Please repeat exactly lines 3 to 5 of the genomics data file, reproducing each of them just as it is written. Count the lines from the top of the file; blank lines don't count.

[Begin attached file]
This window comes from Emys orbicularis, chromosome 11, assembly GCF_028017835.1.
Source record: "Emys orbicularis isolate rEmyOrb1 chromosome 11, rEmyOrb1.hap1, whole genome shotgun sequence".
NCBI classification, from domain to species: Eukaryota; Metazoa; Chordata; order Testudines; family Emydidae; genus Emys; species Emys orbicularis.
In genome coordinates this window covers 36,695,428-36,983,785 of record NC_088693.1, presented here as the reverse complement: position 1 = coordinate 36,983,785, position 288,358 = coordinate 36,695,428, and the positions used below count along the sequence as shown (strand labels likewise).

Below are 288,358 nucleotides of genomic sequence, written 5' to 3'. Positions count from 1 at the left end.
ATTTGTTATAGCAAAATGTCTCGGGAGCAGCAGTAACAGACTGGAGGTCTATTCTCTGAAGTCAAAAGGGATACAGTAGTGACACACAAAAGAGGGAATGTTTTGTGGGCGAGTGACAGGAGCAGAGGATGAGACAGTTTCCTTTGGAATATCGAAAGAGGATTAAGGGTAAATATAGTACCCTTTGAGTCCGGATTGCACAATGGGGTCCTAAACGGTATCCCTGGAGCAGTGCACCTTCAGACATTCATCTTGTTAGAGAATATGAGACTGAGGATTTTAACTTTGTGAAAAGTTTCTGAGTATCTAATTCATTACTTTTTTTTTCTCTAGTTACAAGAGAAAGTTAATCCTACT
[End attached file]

NCBI classification, from domain to species: Eukaryota; Metazoa; Chordata; order Testudines; family Emydidae; genus Emys; species Emys orbicularis.
In genome coordinates this window covers 36,695,428-36,983,785 of record NC_088693.1, presented here as the reverse complement: position 1 = coordinate 36,983,785, position 288,358 = coordinate 36,695,428, and the positions used below count along the sequence as shown (strand labels likewise).

Below are 288,358 nucleotides of genomic sequence, written 5' to 3'. Positions count from 1 at the left end.